Timekeeping: Explore the History and Science of Telling Time with 15 Projects
Students today seldom think about how and why human beings measure time. In this activity-based non-consumable textbook, readers explore the history of the science of time telling, from ancient times to the modern age. As this fascinating study develops, students will be directed to complete fifteen fun projects utilizing tools and supplies from around their home. Each hands-on project helps readers appreciate some of the most significant discoveries and advancements made over the years by those who have sought to improve the science of time measurement. Although well written, informative, and engaging, this book emphasizes that time is an entirely human invention, and no attempt is made to attribute time's creation to a divine Creator. 120 pgs, pb. ~ Mike
Timekeeping: Explore the History and Science of Telling Time travels through the past and into the future to explore how humans have measured the passage of time. From ancient civilizations earliest calendars and shadow clocks to GPS and the atomic clocks of today, kids will track the evolution of timekeeping devices, meet the inventors of calendars and clocks, and learn interesting facts and trivia. Hands-on projects and activities include making a shadow clock, using a protractor to create a sundial, measuring time using water, and creating your own calendar. Kids will understand how civilizations vague abilities to track days and months has transformed over the centuries into a sophisticated ability to keep time to the millionth of a second.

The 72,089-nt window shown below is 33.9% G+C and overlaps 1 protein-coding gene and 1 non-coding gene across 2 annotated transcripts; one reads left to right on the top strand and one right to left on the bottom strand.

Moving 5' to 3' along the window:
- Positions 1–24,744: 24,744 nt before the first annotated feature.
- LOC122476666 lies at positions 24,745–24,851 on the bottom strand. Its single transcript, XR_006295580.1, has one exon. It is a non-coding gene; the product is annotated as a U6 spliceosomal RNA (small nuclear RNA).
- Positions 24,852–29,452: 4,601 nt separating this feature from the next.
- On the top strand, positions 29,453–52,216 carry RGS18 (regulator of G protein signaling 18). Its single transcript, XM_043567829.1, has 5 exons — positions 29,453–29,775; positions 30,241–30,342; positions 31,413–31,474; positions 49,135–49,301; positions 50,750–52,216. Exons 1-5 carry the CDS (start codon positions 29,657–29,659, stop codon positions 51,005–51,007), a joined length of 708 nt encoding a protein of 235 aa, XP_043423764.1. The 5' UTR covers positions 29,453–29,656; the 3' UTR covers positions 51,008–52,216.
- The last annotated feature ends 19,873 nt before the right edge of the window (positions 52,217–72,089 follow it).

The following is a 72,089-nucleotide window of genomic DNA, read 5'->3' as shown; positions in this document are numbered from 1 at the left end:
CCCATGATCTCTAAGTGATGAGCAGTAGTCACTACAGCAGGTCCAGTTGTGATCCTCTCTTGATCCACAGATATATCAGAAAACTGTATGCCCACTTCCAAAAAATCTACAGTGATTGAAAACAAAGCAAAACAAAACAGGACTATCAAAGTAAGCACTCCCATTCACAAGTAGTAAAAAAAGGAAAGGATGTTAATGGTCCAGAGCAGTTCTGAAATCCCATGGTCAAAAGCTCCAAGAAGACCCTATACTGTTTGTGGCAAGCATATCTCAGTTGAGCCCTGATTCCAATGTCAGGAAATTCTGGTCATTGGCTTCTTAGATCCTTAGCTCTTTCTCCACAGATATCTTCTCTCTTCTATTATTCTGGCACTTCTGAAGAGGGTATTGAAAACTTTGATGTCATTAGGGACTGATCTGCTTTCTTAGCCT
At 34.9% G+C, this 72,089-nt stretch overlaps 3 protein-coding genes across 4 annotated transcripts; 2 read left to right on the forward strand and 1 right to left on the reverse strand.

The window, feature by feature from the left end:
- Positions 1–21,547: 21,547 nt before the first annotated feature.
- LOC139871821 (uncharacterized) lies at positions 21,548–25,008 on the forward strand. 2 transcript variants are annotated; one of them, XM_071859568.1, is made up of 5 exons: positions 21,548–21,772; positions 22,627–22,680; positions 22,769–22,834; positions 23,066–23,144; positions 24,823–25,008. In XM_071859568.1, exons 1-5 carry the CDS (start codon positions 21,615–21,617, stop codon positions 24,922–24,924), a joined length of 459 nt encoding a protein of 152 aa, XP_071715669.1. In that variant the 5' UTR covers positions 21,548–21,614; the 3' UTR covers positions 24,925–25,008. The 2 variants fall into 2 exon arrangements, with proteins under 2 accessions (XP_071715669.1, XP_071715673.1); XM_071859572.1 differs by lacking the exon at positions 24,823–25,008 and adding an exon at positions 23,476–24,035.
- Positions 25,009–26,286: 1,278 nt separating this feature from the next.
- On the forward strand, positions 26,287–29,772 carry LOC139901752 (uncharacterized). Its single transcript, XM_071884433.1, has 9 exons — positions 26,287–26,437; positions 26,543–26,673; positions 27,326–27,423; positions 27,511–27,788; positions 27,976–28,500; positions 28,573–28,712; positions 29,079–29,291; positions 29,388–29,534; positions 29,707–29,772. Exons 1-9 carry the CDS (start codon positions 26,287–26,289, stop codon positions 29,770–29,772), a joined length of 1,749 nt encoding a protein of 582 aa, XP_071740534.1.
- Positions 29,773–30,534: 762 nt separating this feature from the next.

Hands-on activities are great for adding some fun to your learning, especially when it comes to an exciting subject like these different historical periods. Each book provides 25 or more hands-on building projects and activities that only require easy-to-find materials like drinking straws, spray paint, rope, newspaper, flour, foil, etc. Detailed step-by-step directions are given for each project. There are lists of materials needed and an estimated time it should take to finish each project, but there's much more to these books than just the activities. Each project is combined with historical facts, anecdotes, biographies, and trivia that somehow ties in with the project. Text boxes, captivating "Did You Know?" segments, and "Words to Know" sections (which define various historical terms) all come together to get the most educational value out of the fun hands-on projects in the books. Included are black and white illustrations and diagrams that add a lot of interest to the information. So, learn about Ancient Egypt as you build your own papyrus boat or bake some flatbread; become a pioneer out west as you construct replica sod houses, learn to cross stitch, and make your own butter; send secret coded messages and construct your own model Anderson shelter as you learn about WWII; sip homemade apple cider as you learn about colonial America and make your own yarn and cloth; and journey to medieval times as you make a model thatched roof, construct a mini trebuchet, create beautiful grails and stained glass, and so much more. With tons of fun projects and great information, these books are great supplements to any history study. Each book is 122 pgs, pb. ~ Rachel